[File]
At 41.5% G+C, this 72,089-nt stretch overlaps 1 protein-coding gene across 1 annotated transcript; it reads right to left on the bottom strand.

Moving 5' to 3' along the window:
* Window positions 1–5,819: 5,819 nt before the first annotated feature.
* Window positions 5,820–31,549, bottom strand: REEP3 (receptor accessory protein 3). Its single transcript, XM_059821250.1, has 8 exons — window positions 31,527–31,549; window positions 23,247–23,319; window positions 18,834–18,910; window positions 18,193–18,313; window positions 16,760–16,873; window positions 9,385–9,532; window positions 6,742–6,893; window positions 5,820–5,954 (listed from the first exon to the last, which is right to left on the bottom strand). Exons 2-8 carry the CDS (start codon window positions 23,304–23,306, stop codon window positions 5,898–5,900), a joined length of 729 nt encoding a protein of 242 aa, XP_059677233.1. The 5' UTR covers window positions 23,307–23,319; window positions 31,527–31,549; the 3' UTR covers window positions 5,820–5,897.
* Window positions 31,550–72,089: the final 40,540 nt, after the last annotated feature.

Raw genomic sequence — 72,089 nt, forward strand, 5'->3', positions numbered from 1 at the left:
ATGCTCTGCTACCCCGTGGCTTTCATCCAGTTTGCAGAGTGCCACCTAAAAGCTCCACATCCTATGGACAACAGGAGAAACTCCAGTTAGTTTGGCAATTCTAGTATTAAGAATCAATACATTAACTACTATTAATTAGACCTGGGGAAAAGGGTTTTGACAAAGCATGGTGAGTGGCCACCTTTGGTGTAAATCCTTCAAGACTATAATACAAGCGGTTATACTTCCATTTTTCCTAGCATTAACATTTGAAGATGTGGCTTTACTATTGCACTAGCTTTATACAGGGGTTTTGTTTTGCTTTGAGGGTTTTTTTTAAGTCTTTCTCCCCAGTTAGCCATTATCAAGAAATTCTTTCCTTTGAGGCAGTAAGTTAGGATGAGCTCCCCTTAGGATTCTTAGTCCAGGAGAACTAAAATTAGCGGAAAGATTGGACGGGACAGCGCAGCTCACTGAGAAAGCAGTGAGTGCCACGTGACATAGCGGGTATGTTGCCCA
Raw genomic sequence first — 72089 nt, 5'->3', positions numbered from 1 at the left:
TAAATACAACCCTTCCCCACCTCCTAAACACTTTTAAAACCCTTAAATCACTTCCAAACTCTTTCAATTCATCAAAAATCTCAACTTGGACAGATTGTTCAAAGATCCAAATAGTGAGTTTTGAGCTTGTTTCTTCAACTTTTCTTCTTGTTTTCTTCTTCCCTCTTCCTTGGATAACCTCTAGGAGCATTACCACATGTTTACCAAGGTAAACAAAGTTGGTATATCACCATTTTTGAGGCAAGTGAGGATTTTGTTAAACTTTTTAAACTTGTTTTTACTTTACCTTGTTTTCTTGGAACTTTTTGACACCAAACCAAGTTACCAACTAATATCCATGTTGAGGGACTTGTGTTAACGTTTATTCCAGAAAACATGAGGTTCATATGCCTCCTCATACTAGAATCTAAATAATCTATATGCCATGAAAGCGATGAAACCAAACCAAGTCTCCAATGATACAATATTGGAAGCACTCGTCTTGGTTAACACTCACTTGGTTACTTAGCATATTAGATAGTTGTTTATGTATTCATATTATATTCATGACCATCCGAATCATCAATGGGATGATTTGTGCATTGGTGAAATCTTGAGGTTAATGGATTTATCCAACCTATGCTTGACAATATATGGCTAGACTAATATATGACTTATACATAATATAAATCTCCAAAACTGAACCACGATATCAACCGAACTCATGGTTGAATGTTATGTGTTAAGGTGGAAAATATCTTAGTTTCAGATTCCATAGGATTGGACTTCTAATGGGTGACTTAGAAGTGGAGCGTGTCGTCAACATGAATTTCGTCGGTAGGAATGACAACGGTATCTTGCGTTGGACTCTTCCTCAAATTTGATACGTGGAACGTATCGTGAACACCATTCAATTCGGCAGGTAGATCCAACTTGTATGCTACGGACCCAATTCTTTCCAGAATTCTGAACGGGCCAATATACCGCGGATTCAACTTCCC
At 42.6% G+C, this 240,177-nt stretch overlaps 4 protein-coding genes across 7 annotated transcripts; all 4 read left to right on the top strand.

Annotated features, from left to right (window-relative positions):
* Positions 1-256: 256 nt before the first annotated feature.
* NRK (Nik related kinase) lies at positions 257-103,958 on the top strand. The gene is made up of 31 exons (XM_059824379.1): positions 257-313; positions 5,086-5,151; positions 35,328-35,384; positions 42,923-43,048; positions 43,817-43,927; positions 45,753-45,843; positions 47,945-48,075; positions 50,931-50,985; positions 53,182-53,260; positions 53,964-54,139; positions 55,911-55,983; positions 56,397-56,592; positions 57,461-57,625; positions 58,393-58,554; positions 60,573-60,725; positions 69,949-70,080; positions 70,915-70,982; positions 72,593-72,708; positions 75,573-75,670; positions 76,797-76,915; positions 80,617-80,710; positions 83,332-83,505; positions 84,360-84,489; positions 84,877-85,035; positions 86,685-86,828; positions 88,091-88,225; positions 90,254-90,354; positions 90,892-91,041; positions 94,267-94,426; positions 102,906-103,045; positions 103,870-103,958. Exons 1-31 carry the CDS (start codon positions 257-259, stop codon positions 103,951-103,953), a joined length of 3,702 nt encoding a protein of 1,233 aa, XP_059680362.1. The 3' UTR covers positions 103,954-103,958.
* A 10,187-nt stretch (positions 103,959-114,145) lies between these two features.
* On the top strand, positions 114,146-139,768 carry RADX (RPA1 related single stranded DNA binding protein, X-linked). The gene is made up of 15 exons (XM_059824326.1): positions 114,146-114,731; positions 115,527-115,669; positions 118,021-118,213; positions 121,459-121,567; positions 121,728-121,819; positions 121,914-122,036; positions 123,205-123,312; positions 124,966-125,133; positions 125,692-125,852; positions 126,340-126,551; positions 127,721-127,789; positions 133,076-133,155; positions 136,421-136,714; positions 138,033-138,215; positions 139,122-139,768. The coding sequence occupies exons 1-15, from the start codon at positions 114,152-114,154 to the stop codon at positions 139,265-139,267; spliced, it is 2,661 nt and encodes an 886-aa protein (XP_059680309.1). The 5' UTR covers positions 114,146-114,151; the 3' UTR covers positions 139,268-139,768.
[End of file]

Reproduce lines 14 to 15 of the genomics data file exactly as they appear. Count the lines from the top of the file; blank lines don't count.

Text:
* A 10,187-nt stretch (positions 103,959-114,145) lies between these two features.
* On the top strand, positions 114,146-139,768 carry RADX (RPA1 related single stranded DNA binding protein, X-linked). The gene is made up of 15 exons (XM_059824326.1): positions 114,146-114,731; positions 115,527-115,669; positions 118,021-118,213; positions 121,459-121,567; positions 121,728-121,819; positions 121,914-122,036; positions 123,205-123,312; positions 124,966-125,133; positions 125,692-125,852; positions 126,340-126,551; positions 127,721-127,789; positions 133,076-133,155; positions 136,421-136,714; positions 138,033-138,215; positions 139,122-139,768. The coding sequence occupies exons 1-15, from the start codon at positions 114,152-114,154 to the stop codon at positions 139,265-139,267; spliced, it is 2,661 nt and encodes an 886-aa protein (XP_059680309.1). The 5' UTR covers positions 114,146-114,151; the 3' UTR covers positions 139,268-139,768.